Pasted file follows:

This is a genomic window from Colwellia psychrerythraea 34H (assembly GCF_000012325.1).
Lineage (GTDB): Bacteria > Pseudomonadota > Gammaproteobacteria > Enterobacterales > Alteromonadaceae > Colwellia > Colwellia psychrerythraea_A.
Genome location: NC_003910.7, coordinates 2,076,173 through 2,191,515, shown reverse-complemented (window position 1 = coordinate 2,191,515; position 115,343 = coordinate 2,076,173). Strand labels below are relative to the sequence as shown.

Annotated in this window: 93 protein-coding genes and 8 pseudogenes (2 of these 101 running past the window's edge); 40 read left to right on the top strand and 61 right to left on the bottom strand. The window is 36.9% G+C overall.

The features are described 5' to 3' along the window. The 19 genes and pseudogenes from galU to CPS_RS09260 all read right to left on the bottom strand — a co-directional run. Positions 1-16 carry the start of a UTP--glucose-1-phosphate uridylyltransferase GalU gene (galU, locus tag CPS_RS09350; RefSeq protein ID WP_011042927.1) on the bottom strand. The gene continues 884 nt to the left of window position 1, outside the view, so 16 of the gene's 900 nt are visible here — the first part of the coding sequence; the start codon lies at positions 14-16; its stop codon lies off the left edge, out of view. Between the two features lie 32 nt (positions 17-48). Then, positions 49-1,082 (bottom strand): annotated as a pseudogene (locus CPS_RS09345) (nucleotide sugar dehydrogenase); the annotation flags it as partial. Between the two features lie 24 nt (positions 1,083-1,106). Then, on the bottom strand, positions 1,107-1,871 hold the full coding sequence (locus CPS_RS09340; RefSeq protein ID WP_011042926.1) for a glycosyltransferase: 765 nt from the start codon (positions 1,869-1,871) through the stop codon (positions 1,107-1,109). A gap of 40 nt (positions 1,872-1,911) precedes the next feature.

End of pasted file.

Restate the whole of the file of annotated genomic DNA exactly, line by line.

This is a genomic window from Colwellia psychrerythraea 34H (assembly GCF_000012325.1).
Lineage (GTDB): Bacteria > Pseudomonadota > Gammaproteobacteria > Enterobacterales > Alteromonadaceae > Colwellia > Colwellia psychrerythraea_A.
Genome location: NC_003910.7, coordinates 2,076,173 through 2,191,515, shown reverse-complemented (window position 1 = coordinate 2,191,515; position 115,343 = coordinate 2,076,173). Strand labels below are relative to the sequence as shown.

Annotated in this window: 93 protein-coding genes and 8 pseudogenes (2 of these 101 running past the window's edge); 40 read left to right on the top strand and 61 right to left on the bottom strand. The window is 36.9% G+C overall.

The features are described 5' to 3' along the window. The 19 genes and pseudogenes from galU to CPS_RS09260 all read right to left on the bottom strand — a co-directional run. Positions 1-16 carry the start of a UTP--glucose-1-phosphate uridylyltransferase GalU gene (galU, locus tag CPS_RS09350; RefSeq protein ID WP_011042927.1) on the bottom strand. The gene continues 884 nt to the left of window position 1, outside the view, so 16 of the gene's 900 nt are visible here — the first part of the coding sequence; the start codon lies at positions 14-16; its stop codon lies off the left edge, out of view. Between the two features lie 32 nt (positions 17-48). Then, positions 49-1,082 (bottom strand): annotated as a pseudogene (locus CPS_RS09345) (nucleotide sugar dehydrogenase); the annotation flags it as partial. Between the two features lie 24 nt (positions 1,083-1,106). Then, on the bottom strand, positions 1,107-1,871 hold the full coding sequence (locus CPS_RS09340; RefSeq protein ID WP_011042926.1) for a glycosyltransferase: 765 nt from the start codon (positions 1,869-1,871) through the stop codon (positions 1,107-1,109). A gap of 40 nt (positions 1,872-1,911) precedes the next feature.